Antlers – Undersea

undersea

Filled with cobalt textures and light effects, Undersea is every bit the subaquatic experience Antlers were aiming for. The EP from the Brooklyn-based outfit is couched in ambient influences that weave gracefully with notes of indie rock, providing a rich vision that gets in and gets out of the water in a touch over 20 minutes.

Antlers haven’t exactly been known for being hopeful, which is why this submarine arrival may appear to come out of left field. After all, this is the group that tendered Hospice – a murky but emotive recording about a hospice worker and a person dying of cancer – and the forlorn Burst Apart.

So when the band announced Undersea on Facebook with a bunch of dolphins and dolphin-related accessories, optimism seemed improbable. Yet here is Undersea, a pretty comforting entry that sonically plays like a swim through the bright blue where dolphins play.

The EP has an undulating quality to it, as though each song washes in and out as part of some cosmic rhythm effect. Frontman Peter Silberman commands with restraint, drawing pieces together with themes of drifting and melting in limitless deep.

It’s true that “Drift Drive” isn’t a buoyant opener from a lyrical standpoint, but breakers of ambient noise offset the message’s ruggedness. While Silberman sings of a drowning planet, Antlers mesh together with horns and harps and sounds to produce a floating effect.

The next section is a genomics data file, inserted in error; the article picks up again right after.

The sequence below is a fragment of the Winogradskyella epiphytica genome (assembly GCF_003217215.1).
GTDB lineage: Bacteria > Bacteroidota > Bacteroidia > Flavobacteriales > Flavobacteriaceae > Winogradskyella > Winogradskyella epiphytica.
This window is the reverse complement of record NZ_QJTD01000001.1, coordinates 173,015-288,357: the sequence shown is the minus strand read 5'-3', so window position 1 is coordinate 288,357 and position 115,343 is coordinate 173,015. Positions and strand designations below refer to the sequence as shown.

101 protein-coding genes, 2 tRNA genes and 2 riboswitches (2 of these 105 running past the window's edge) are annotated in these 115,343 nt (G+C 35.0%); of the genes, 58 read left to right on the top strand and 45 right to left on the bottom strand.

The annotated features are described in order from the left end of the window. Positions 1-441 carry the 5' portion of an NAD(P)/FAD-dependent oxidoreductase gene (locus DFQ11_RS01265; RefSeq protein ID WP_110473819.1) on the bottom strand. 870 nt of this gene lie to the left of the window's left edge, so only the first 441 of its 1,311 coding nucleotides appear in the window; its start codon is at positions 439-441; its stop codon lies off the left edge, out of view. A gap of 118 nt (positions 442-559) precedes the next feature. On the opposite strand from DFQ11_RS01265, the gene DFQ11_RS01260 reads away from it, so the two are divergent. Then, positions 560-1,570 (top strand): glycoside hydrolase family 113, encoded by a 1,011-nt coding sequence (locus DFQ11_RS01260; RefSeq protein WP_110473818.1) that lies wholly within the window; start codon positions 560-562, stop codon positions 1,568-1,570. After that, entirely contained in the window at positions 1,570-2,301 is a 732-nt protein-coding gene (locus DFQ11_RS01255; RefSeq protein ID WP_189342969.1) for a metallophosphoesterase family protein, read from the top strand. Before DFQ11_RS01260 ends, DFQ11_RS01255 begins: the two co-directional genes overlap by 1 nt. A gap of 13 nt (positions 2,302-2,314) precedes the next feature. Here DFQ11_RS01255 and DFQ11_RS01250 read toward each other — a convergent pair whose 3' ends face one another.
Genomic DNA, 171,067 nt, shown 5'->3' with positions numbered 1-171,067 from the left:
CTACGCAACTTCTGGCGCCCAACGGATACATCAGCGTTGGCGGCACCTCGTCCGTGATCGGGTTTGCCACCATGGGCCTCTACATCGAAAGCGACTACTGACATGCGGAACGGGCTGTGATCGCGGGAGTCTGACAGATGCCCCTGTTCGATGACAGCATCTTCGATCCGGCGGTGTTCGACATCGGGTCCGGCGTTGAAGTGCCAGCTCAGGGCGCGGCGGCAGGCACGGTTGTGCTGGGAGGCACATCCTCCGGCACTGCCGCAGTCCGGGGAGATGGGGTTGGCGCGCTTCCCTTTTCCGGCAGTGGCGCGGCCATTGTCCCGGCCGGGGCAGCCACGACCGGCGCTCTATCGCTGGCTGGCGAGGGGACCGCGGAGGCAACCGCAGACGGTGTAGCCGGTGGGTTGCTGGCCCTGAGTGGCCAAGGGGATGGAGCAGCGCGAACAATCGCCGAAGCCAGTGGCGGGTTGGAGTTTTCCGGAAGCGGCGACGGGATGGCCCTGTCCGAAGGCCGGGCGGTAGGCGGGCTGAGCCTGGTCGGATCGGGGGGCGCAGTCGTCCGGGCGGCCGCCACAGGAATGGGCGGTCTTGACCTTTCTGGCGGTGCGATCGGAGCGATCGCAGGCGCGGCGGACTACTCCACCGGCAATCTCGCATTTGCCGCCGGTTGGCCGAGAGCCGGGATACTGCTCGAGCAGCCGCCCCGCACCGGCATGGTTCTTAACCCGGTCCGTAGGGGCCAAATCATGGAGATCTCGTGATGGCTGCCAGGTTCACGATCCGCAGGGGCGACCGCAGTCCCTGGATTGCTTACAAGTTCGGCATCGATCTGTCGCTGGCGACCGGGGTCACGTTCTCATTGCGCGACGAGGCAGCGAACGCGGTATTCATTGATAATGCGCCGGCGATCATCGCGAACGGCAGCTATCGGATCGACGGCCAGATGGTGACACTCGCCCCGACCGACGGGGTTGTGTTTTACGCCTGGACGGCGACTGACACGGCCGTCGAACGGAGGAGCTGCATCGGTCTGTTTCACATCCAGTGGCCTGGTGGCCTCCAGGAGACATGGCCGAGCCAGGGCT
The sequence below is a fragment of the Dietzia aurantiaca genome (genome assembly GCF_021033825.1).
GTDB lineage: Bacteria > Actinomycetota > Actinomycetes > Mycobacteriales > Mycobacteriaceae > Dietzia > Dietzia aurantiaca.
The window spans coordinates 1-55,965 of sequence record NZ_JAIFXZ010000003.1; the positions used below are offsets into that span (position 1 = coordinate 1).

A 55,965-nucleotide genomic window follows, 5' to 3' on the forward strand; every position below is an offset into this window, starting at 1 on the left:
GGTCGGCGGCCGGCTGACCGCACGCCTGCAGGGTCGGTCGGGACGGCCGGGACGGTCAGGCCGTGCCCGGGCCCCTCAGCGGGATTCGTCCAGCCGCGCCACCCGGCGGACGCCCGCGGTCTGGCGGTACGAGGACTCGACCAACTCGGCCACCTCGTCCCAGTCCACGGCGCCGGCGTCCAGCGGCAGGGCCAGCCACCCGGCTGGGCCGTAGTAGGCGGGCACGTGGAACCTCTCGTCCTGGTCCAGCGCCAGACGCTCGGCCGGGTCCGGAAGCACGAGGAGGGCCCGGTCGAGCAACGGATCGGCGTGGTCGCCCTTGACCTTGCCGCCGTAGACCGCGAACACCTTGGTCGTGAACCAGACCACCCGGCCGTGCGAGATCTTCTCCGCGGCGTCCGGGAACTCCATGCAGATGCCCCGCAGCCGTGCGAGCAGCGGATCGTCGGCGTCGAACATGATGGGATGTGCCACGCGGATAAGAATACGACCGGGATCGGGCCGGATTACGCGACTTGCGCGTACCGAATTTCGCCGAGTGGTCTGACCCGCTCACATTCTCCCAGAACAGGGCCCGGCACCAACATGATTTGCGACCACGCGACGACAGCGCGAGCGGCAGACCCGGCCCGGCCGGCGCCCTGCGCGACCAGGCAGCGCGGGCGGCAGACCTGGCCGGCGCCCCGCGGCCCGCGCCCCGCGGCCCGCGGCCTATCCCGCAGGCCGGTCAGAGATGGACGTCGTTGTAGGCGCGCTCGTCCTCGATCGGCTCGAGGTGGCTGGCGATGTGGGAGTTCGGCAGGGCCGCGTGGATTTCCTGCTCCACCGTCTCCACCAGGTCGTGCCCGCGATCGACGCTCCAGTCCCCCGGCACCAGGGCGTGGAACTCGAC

The eight and a half minutes of “Endless Ladder” seem to be the flagship of Undersea. It has kind of a Boards of Canada quality, which makes sense, but it also surpasses the whole hip-kid values by simply being an authentic chunk of expression. It works as an ambient loop or, in its own way, a pretty good indie rock tune.

The moves through “Crest” and “Zelda” aren’t as compelling or all-consuming, but they still complete the picture and help with the dive.

This EP reads and writes like an album. It may only be a touch over 20 minutes, but the apparition of Undersea is a complete one. Antlers have produced another generally pleasing collection of sound and substance, proving that those with-it Brooklyn cats may be on to something after all.

Article originally published at Blinded By Sound.

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